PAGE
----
Last week I posted that the church is most the church when it is in worship, on Sunday morning, receiving the Lord’s Supper. My friend and colleague Chris James left a thoughtful reply disagreeing with me.
I see his point. Isn’t this actually the problem in mainstream Christianity? We neglect the mission of God in the world because we are so focused on setting up and maintaining our Sunday morning in-house event.
I want to look at the question a bit more:
Is the Eucharist really the heartbeat of the church?
Yes. It is not the whole picture of what the Church is and does, but for my money the Eucharist, more than any other single marker, is definitive.
I’m not alone in saying so. My good friend Gregory Carl Faulkner did his Ph.D. dissertation on Orthodox theologian Alexander Schmemann. He tells me Schmemann argues that the Eucharist actually creates the Church.
In the sacrament, the gathered community receives the promise that Christ’s Body has really been given for us. Receiving that good news, verbally and physically, we know, and experience, that we really are joined to Christ as part of his Body. And his Body is the Church.
The Eucharist is where God calls that reality into being.
Is that a Reformed viewpoint?
What, you might ask, does my stalwart Heidelberg Catechism say on the topic? Well, nobody can expect a Reformed theological text from the 16th century to echo Orthodox theology from the 20th. There are going to be differences.
But still, it is worth poking around on the topic.
In the section on the line by line commentary on the Apostles’ Creed the authors dealt with the Church, and then followed the Creed into the related topic of the “communion of saints.” Here’s the question in full:
55 Q. What do you understand by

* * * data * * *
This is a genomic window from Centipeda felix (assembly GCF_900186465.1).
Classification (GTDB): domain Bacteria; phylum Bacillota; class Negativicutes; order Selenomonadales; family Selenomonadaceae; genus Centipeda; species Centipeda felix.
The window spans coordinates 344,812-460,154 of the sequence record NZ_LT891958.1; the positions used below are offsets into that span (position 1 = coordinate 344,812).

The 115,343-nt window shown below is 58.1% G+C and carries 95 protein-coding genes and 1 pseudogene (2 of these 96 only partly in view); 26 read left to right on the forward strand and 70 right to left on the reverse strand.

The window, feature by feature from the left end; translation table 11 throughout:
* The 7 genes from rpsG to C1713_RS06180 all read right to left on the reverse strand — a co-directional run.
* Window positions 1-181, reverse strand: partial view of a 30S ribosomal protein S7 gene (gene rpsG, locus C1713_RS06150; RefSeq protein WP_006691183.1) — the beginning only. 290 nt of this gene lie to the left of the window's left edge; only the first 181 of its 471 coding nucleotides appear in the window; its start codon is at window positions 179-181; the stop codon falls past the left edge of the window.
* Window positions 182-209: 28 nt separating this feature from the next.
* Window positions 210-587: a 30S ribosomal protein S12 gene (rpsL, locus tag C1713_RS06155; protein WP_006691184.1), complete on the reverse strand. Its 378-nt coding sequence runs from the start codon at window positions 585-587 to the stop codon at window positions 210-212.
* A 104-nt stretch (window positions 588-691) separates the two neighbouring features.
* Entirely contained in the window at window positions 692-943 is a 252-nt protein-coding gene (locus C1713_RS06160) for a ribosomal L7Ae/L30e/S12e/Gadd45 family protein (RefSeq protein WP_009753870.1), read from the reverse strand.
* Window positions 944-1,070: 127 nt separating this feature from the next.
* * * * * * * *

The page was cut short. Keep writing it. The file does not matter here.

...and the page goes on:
“the communion of saints”?
A. First, that believers one and all,
as members of this community,
share in Christ
and in all his treasures and gifts.
Second that each member
should consider it a duty
to use these gifts
readily and joyfully
for the service and enrichment
of the other members.
The connection, at least for today’s readers, comes with the word “communion.” Many of us use the word “communion” rather than “the Lord’s Supper” (the preferred term for the Reformed) or “the Eucharist” (the preferred or more technical term for Orthodox, Catholics, and others).
That is we show, intuitively, in our use of language, that we think of the Lord’s Supper as the time of being “in communion” — but communion with whom?
First we “share in Christ”
In one sense communion is vertical: We share in the life of God, we are connected, in community, with Jesus himself.
The catechism emphasizes this when it says that the communion of saints first describes the fact that we “share in Christ.”
Second, practical love flows outward
In another sense communion is horizontal: We share in life with each other, in community, with each other.
The catechism emphasizes this when it notes that the communion of saints describes the way we should be prompted toward practical love for one another. The sacrament is also about community–and therefore so is the Church,
Both are true. But the first comes first and the second comes second.
Both the vertical and the horizontal dimensions of community are truly the nature of the Church.
As the Catechism puts it
- Sharing in Christ is the essence: we do share in Christ.
- Communion with each other is the implication: we should serve others.
The vertical connection is the orienting axis, like the arrow in a big garden sundial. The things that happen in the outward circles, the very true and holy things of community and mission, happen because of the axis.
Of course in this question the Catechism does not discuss the Church’s participation in God’s mission. That is not the topic at hand. It has more to say elsewhere about what we do in the outer circle where the Church is in contact with the world.
My point is that the Church is most primally the Church where it hears, experiences, receives and lives into the essence of being in communion with Christ.
This is not about institutional maintenance. It is about being people whose identity and existence flows from our life-giving connection to God through Christ.
Admittedly many churches so de-emphasize the Lord’s Supper that it is neither a source of communion with Christ nor something that empowers community and mission. Bad on us.
I’d love to hear from you in the comments: What can a church do to live into the fullness of what the Lord’s Supper is intended to teach and do in our midst?
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